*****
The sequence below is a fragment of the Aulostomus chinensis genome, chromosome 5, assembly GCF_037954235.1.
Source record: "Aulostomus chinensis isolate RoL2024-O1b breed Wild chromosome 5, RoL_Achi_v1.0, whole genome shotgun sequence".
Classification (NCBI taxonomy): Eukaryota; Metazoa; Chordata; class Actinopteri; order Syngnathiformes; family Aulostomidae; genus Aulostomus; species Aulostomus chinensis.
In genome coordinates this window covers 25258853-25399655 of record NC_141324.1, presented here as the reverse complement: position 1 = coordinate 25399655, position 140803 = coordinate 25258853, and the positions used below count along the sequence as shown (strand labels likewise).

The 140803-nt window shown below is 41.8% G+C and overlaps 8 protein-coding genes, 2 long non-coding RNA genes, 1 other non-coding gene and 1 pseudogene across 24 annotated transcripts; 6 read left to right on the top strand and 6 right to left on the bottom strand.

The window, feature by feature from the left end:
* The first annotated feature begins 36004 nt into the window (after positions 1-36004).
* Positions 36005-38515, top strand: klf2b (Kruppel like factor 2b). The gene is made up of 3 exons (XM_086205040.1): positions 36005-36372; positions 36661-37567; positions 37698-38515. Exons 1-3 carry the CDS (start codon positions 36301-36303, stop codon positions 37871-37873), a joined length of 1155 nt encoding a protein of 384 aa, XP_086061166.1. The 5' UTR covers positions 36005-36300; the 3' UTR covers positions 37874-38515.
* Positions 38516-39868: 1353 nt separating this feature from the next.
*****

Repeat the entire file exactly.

The sequence below is a fragment of the Aulostomus chinensis genome, chromosome 5, assembly GCF_037954235.1.
Source record: "Aulostomus chinensis isolate RoL2024-O1b breed Wild chromosome 5, RoL_Achi_v1.0, whole genome shotgun sequence".
Classification (NCBI taxonomy): Eukaryota; Metazoa; Chordata; class Actinopteri; order Syngnathiformes; family Aulostomidae; genus Aulostomus; species Aulostomus chinensis.
In genome coordinates this window covers 25258853-25399655 of record NC_141324.1, presented here as the reverse complement: position 1 = coordinate 25399655, position 140803 = coordinate 25258853, and the positions used below count along the sequence as shown (strand labels likewise).

The 140803-nt window shown below is 41.8% G+C and overlaps 8 protein-coding genes, 2 long non-coding RNA genes, 1 other non-coding gene and 1 pseudogene across 24 annotated transcripts; 6 read left to right on the top strand and 6 right to left on the bottom strand.

The window, feature by feature from the left end:
* The first annotated feature begins 36004 nt into the window (after positions 1-36004).
* Positions 36005-38515, top strand: klf2b (Kruppel like factor 2b). The gene is made up of 3 exons (XM_086205040.1): positions 36005-36372; positions 36661-37567; positions 37698-38515. Exons 1-3 carry the CDS (start codon positions 36301-36303, stop codon positions 37871-37873), a joined length of 1155 nt encoding a protein of 384 aa, XP_086061166.1. The 5' UTR covers positions 36005-36300; the 3' UTR covers positions 37874-38515.
* Positions 38516-39868: 1353 nt separating this feature from the next.